Farmers, ranchers, and foresters are managing an increasingly complex and interrelated set of challenges: a growing population to feed, a changing climate, and the loss of ecosystem integrity. Addressing these issues requires collaboration among the agriculture, forestry and conservation sectors.
Check out Kathy Galvin's (Department of Anthropology and Natural Resource Ecology Lab, CSU and CCC executive committee member) Huffington Post blog on the future of arid lands.
The world's soil is in trouble. Ecologists say without dramatic changes to how we manage land, vast swathes of grassland are at risk of turning into hard-packed desert. To make sure that doesn't happen, researchers are testing out innovative ways to keep moisture in the soil.
This sourcebook has two purposes. The first is to provide a selection of evaluation tools and change mechanisms for collaborative groups to consider and use. The second is tostimulate discussion of evaluation and adaptation in collaborative resource management. Collaborative resource management and adaptive management are not new concepts, but experience has not caught up to theory, and there is much to learn from the rapidly evolving efforts underway.
A United Nations-backed project in Kenya is protecting forests and wildlife, as well as providing alternative livelihoods, and offers valuable lessons on how governments and the private sector can successfully work together for the betterment of communities and the environment.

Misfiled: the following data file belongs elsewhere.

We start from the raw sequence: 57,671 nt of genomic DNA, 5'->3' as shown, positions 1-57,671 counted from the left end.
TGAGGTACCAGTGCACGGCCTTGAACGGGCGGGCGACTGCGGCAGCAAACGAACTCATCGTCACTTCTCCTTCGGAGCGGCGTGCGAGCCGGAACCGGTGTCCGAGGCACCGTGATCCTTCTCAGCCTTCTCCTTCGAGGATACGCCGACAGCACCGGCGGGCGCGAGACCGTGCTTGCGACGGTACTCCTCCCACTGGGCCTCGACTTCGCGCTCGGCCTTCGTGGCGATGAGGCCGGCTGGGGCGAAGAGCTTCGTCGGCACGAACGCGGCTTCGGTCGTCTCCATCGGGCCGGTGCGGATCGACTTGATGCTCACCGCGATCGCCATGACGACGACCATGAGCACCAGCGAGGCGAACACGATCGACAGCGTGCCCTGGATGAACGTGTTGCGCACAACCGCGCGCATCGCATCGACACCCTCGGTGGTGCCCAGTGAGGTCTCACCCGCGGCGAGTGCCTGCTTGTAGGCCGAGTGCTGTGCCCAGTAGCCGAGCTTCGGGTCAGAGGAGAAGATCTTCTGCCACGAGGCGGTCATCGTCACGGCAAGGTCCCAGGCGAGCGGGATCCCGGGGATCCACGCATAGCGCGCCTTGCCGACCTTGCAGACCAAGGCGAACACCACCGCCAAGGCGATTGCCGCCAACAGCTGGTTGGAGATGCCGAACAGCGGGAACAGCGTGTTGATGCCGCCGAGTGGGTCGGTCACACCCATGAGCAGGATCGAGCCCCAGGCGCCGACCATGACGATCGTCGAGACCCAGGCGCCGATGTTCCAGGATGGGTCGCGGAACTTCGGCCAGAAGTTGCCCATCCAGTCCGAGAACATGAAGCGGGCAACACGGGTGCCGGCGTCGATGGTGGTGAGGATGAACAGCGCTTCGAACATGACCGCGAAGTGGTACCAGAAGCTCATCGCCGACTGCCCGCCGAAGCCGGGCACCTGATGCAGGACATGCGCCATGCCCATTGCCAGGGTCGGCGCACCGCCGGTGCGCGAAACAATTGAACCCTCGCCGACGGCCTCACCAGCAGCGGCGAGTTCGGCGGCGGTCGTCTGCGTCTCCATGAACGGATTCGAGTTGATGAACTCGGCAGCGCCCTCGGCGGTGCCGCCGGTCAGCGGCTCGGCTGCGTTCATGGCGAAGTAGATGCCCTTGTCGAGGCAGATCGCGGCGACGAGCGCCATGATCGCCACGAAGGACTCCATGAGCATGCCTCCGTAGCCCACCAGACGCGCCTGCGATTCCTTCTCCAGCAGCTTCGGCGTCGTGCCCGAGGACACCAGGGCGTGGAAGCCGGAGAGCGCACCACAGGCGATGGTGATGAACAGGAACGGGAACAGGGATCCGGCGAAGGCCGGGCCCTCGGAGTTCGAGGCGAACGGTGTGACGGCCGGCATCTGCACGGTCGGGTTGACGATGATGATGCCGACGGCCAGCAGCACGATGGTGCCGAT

At present the majority of tree planting in Africa focuses on monotypic stands of non-native species, which offer limited added value in terms of biodiversity or socioeconomic opportunities.
Madison Valley Ranchlands Group has an opening for a project director. Contact MVRG at firstname.lastname@example.org Applications close on May 30. Call John Crumley with any questions - 406 682 7364 or 406 581 5602
Check out their website here: http://www.madisonvalleyranchlands.org/
813 SW Alder, Suite 500
Portland, OR 97205
Agri-environment schemes (AESs) in England typically address environmental management at the farm-and field-scales, but there is increasing evidence that incorporating the landscape-scale would increase scheme effectiveness.